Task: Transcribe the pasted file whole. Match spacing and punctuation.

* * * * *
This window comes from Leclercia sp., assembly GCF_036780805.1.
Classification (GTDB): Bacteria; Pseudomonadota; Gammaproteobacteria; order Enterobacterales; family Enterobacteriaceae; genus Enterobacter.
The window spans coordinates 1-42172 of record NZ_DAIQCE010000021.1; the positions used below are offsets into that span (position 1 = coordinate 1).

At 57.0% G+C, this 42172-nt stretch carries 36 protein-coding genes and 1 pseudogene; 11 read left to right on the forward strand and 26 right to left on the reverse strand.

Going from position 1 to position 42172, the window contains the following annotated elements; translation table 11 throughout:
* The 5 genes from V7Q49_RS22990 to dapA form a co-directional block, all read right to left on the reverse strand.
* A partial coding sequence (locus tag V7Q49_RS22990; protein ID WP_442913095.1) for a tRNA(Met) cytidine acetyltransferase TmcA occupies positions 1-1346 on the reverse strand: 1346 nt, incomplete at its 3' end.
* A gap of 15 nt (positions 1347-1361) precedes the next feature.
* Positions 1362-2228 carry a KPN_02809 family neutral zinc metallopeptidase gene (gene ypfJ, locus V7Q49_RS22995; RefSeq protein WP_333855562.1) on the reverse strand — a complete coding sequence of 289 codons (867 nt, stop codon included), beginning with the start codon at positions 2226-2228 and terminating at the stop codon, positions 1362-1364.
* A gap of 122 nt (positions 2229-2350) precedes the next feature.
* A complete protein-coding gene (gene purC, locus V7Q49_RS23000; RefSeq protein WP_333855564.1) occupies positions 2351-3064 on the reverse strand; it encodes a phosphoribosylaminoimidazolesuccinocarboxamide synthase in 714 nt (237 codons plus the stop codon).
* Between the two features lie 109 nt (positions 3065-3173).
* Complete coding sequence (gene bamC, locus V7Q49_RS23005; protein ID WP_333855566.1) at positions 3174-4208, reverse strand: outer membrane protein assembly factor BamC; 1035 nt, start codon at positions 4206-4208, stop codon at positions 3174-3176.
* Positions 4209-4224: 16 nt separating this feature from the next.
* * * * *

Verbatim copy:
This window comes from Leclercia sp., assembly GCF_036780805.1.
Classification (GTDB): Bacteria; Pseudomonadota; Gammaproteobacteria; order Enterobacterales; family Enterobacteriaceae; genus Enterobacter.
The window spans coordinates 1-42172 of record NZ_DAIQCE010000021.1; the positions used below are offsets into that span (position 1 = coordinate 1).

At 57.0% G+C, this 42172-nt stretch carries 36 protein-coding genes and 1 pseudogene; 11 read left to right on the forward strand and 26 right to left on the reverse strand.

Going from position 1 to position 42172, the window contains the following annotated elements; translation table 11 throughout:
* The 5 genes from V7Q49_RS22990 to dapA form a co-directional block, all read right to left on the reverse strand.
* A partial coding sequence (locus tag V7Q49_RS22990; protein ID WP_442913095.1) for a tRNA(Met) cytidine acetyltransferase TmcA occupies positions 1-1346 on the reverse strand: 1346 nt, incomplete at its 3' end.
* A gap of 15 nt (positions 1347-1361) precedes the next feature.
* Positions 1362-2228 carry a KPN_02809 family neutral zinc metallopeptidase gene (gene ypfJ, locus V7Q49_RS22995; RefSeq protein WP_333855562.1) on the reverse strand — a complete coding sequence of 289 codons (867 nt, stop codon included), beginning with the start codon at positions 2226-2228 and terminating at the stop codon, positions 1362-1364.
* A gap of 122 nt (positions 2229-2350) precedes the next feature.
* A complete protein-coding gene (gene purC, locus V7Q49_RS23000; RefSeq protein WP_333855564.1) occupies positions 2351-3064 on the reverse strand; it encodes a phosphoribosylaminoimidazolesuccinocarboxamide synthase in 714 nt (237 codons plus the stop codon).
* Between the two features lie 109 nt (positions 3065-3173).
* Complete coding sequence (gene bamC, locus V7Q49_RS23005; protein ID WP_333855566.1) at positions 3174-4208, reverse strand: outer membrane protein assembly factor BamC; 1035 nt, start codon at positions 4206-4208, stop codon at positions 3174-3176.
* Positions 4209-4224: 16 nt separating this feature from the next.